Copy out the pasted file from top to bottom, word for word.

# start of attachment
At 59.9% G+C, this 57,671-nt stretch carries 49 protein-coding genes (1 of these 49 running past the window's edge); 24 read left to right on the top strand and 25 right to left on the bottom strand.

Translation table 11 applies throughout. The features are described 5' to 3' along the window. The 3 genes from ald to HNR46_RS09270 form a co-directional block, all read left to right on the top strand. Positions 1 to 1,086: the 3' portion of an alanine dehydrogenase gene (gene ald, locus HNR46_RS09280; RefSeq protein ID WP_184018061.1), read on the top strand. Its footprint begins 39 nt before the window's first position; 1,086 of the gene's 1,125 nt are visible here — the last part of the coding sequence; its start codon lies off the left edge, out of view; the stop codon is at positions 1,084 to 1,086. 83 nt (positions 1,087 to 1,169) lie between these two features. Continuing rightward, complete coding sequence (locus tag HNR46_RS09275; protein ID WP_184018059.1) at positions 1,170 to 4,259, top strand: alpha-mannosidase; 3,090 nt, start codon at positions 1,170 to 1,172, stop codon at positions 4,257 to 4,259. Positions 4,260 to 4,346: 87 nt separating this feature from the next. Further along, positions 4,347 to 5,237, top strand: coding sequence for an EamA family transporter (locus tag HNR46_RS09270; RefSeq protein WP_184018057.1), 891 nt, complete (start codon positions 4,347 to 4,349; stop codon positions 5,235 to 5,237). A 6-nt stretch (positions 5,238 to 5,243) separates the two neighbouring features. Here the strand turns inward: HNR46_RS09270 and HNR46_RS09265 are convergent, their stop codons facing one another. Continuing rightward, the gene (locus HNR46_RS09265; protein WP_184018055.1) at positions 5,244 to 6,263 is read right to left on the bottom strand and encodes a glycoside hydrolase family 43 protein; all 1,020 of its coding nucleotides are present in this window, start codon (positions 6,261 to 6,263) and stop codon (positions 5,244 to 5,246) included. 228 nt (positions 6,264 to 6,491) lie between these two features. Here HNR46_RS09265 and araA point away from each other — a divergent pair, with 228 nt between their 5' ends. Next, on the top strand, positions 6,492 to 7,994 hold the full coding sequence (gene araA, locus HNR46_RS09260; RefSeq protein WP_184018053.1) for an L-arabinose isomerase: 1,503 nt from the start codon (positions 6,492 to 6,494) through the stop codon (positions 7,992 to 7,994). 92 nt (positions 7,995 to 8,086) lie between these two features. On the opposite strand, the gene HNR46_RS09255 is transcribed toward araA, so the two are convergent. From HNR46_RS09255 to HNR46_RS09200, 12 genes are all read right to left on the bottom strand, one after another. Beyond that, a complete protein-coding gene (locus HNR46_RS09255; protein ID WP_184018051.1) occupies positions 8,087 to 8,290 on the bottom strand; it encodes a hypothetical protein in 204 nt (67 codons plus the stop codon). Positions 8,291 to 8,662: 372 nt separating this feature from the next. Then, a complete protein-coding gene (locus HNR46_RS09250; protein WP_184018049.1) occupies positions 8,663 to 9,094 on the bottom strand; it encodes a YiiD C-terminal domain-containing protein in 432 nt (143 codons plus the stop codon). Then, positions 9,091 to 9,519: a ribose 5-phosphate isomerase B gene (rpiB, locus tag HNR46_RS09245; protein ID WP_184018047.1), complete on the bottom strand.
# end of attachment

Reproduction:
At 59.9% G+C, this 57,671-nt stretch carries 49 protein-coding genes (1 of these 49 running past the window's edge); 24 read left to right on the top strand and 25 right to left on the bottom strand.

Translation table 11 applies throughout. The features are described 5' to 3' along the window. The 3 genes from ald to HNR46_RS09270 form a co-directional block, all read left to right on the top strand. Positions 1 to 1,086: the 3' portion of an alanine dehydrogenase gene (gene ald, locus HNR46_RS09280; RefSeq protein ID WP_184018061.1), read on the top strand. Its footprint begins 39 nt before the window's first position; 1,086 of the gene's 1,125 nt are visible here — the last part of the coding sequence; its start codon lies off the left edge, out of view; the stop codon is at positions 1,084 to 1,086. 83 nt (positions 1,087 to 1,169) lie between these two features. Continuing rightward, complete coding sequence (locus tag HNR46_RS09275; protein ID WP_184018059.1) at positions 1,170 to 4,259, top strand: alpha-mannosidase; 3,090 nt, start codon at positions 1,170 to 1,172, stop codon at positions 4,257 to 4,259. Positions 4,260 to 4,346: 87 nt separating this feature from the next. Further along, positions 4,347 to 5,237, top strand: coding sequence for an EamA family transporter (locus tag HNR46_RS09270; RefSeq protein WP_184018057.1), 891 nt, complete (start codon positions 4,347 to 4,349; stop codon positions 5,235 to 5,237). A 6-nt stretch (positions 5,238 to 5,243) separates the two neighbouring features. Here the strand turns inward: HNR46_RS09270 and HNR46_RS09265 are convergent, their stop codons facing one another. Continuing rightward, the gene (locus HNR46_RS09265; protein WP_184018055.1) at positions 5,244 to 6,263 is read right to left on the bottom strand and encodes a glycoside hydrolase family 43 protein; all 1,020 of its coding nucleotides are present in this window, start codon (positions 6,261 to 6,263) and stop codon (positions 5,244 to 5,246) included. 228 nt (positions 6,264 to 6,491) lie between these two features. Here HNR46_RS09265 and araA point away from each other — a divergent pair, with 228 nt between their 5' ends. Next, on the top strand, positions 6,492 to 7,994 hold the full coding sequence (gene araA, locus HNR46_RS09260; RefSeq protein WP_184018053.1) for an L-arabinose isomerase: 1,503 nt from the start codon (positions 6,492 to 6,494) through the stop codon (positions 7,992 to 7,994). 92 nt (positions 7,995 to 8,086) lie between these two features. On the opposite strand, the gene HNR46_RS09255 is transcribed toward araA, so the two are convergent. From HNR46_RS09255 to HNR46_RS09200, 12 genes are all read right to left on the bottom strand, one after another. Beyond that, a complete protein-coding gene (locus HNR46_RS09255; protein ID WP_184018051.1) occupies positions 8,087 to 8,290 on the bottom strand; it encodes a hypothetical protein in 204 nt (67 codons plus the stop codon). Positions 8,291 to 8,662: 372 nt separating this feature from the next. Then, a complete protein-coding gene (locus HNR46_RS09250; protein WP_184018049.1) occupies positions 8,663 to 9,094 on the bottom strand; it encodes a YiiD C-terminal domain-containing protein in 432 nt (143 codons plus the stop codon). Then, positions 9,091 to 9,519: a ribose 5-phosphate isomerase B gene (rpiB, locus tag HNR46_RS09245; protein ID WP_184018047.1), complete on the bottom strand.